Time is of the essence for application security — the sooner IT teams can detect potential attacks and the longer it takes cybercriminals to crack app code, the better your business outcomes.
But with hackers adapting to overcome infosec efforts and new software vulnerabilities constantly emerging, how do companies gain more time — and give hackers less time — across their application stack?
It all starts with a change in direction: Security needs to shift left.
Hotel chain Marriott International isn’t having a good week: As reported by The New York Times, the company announced that its reservation database for Starwood-branded properties had been hacked. The numbers aren’t great, with initial data suggesting that 500 million guest records have been compromised across records dating back to 2014.
The result? This is a bigger breach than the recent Equifax debacle, catapulting it to spot on the “biggest breaches of all-time list” behind Yahoo’s three billion compromised accounts in 2017. It’s a sobering reminder that even large organizations with substantial security resources still face the specter of data breaches, but also raises an important question: What (if anything) can companies do to limit their risk of becoming the next hacked-network newsmaker?
There’s big money in artificial intelligence (AI) — reaching almost $12 billion over the next six years. As noted by research firm McKinsey & Company, companies are now in the process of building out the technology foundation they need for AI deployment, with 45 percent of executives already worried about not investing enough in AI to keep up with the competition. It’s not a baseless fear: The McKinsey research also suggests that AI adoption is following a standard “S-Curve” model, which starts with slow adoption by a limited number of businesses followed by rapid mass adoption as market opportunities increase and then slows again as stragglers are left behind.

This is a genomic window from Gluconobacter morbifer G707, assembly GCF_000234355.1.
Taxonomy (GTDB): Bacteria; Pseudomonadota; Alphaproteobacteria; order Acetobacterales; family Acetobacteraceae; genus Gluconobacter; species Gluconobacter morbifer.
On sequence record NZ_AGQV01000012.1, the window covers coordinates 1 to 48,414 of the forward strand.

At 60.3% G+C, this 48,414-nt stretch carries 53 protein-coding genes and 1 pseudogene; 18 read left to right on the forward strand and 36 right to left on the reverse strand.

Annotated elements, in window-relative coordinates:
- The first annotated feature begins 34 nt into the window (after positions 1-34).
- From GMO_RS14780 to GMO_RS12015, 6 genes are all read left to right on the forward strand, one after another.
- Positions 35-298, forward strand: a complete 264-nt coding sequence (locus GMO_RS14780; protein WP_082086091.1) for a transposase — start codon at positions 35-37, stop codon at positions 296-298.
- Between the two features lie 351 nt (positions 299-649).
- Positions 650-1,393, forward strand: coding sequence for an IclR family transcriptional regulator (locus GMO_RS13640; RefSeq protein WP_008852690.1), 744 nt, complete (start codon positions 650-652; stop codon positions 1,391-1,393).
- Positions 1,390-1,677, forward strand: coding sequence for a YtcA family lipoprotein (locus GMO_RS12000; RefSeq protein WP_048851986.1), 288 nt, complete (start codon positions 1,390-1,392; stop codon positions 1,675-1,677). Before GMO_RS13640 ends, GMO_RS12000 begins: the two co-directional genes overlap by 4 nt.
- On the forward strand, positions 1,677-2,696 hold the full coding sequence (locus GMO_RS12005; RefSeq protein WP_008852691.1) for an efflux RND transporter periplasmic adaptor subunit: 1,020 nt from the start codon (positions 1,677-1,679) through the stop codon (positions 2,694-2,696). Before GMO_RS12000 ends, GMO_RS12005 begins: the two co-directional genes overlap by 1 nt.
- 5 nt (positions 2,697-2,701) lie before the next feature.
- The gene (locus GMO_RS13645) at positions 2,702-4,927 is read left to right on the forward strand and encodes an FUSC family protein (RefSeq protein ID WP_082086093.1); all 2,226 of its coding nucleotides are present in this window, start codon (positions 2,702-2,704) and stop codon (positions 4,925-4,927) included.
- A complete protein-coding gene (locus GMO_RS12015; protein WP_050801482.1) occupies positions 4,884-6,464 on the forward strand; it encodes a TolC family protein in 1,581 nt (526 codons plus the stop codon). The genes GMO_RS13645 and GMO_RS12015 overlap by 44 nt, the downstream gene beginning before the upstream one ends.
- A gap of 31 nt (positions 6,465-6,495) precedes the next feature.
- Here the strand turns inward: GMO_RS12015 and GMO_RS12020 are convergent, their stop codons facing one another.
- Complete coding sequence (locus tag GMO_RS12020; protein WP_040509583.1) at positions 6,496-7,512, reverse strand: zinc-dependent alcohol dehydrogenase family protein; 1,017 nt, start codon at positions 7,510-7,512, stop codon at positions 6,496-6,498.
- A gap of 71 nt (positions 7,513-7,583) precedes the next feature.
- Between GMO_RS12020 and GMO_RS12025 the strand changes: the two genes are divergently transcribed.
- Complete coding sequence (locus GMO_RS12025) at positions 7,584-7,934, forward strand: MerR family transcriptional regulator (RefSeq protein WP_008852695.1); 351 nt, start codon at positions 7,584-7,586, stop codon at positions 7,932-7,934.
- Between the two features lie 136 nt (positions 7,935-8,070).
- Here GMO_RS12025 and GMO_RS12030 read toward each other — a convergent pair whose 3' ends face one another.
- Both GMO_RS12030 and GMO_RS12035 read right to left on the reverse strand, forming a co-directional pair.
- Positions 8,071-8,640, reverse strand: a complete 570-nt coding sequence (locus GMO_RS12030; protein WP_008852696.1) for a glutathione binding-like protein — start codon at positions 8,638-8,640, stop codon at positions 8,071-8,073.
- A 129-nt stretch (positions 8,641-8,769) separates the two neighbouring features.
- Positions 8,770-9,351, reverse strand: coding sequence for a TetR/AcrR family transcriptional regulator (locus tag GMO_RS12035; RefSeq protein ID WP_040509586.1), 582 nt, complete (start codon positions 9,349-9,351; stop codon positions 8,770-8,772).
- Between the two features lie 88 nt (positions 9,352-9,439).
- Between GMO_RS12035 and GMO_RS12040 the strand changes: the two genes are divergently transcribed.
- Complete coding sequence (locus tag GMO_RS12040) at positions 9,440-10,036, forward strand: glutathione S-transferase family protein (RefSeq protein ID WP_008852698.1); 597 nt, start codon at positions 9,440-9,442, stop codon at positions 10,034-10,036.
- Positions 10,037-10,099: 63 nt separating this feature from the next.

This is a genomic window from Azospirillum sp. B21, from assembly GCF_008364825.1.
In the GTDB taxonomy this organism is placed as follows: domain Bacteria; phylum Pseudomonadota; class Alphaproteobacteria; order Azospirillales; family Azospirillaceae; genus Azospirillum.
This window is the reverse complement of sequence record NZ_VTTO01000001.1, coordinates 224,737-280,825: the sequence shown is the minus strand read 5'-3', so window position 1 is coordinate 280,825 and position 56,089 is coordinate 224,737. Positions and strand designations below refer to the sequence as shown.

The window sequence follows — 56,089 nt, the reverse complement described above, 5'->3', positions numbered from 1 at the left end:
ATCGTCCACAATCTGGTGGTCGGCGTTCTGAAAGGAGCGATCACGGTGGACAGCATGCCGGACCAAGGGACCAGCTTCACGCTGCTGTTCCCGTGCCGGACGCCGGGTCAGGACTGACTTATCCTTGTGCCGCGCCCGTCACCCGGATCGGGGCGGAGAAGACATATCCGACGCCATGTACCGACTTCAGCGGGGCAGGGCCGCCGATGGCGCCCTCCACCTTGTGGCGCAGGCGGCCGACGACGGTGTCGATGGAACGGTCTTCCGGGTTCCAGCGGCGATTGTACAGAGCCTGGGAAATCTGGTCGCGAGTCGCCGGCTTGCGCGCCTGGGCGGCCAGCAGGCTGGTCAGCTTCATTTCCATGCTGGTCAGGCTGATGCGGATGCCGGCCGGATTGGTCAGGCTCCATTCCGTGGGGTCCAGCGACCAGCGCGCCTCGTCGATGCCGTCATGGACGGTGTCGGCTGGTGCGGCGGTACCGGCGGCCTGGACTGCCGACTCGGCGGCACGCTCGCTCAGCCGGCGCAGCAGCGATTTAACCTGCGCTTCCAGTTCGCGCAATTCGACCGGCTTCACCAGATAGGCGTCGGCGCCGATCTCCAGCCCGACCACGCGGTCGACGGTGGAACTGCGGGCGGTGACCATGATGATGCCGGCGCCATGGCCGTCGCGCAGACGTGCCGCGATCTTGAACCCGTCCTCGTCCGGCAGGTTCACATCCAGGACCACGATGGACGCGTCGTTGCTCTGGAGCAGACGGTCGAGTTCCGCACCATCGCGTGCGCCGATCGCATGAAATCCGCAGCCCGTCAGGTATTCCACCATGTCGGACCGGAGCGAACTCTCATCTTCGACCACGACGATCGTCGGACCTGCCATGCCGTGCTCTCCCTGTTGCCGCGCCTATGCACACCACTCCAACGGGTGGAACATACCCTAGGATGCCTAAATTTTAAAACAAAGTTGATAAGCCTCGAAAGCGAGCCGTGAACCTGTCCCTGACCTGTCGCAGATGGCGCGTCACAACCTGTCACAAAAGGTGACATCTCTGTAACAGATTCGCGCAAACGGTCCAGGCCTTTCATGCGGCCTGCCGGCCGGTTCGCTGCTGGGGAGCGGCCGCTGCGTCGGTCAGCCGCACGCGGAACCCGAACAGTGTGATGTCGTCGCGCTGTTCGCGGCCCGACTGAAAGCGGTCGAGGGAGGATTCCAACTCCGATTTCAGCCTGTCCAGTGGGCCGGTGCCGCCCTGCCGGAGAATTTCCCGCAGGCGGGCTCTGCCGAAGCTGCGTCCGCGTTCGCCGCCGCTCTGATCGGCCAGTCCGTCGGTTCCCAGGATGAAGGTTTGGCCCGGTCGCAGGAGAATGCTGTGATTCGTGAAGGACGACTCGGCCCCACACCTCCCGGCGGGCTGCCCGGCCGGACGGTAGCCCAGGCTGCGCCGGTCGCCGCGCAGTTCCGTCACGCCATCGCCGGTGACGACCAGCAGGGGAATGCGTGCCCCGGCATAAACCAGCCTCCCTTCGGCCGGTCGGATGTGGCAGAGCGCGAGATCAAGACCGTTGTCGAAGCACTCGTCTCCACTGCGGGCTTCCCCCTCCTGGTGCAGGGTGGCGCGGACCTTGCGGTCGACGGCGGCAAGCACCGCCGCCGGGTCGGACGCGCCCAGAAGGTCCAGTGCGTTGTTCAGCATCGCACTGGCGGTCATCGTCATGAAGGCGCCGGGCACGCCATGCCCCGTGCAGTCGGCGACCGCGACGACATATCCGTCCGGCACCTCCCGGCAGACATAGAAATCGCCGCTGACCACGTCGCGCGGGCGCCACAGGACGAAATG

Given the wide range of potential applications for AI and the evolution of core intelligence technologies, increased business interest is no surprise. What companies may not be prepared for, however, is the uptick in hacker usage of AI tools and solutions — what happens when attackers flip the AI script?
That was the title of yesterday's congressional briefing organized by ACT | The App Association (in cooperation with the Congressional IP Caucus which is co-chaired by Rep. George Holding, Rep. Adam Smith, & Rep. Hakeem Jeffries).
As is often the case when presenting to different kind of audience (not software-centric), you’re forced to reorganize your thoughts – here are few that might be worth sharing.
Attendees were promised the following agenda:
- Learn how rogue apps steal content;
- Understand what access devices are enabling the piracy of content;
- Learn about a range of app piracy methods used to exploit U.S. companies;
- Gain insight into existing industry best practices and enforcement methods for combating IP piracy.
App development now happens at breakneck speeds as companies recognize the need for first-to-market applications that exceed consumer expectations for usability and performance. The root of this rapid release cycle? DevOps — the combination of development and operations teams to deliver best-in-class applications ASAP.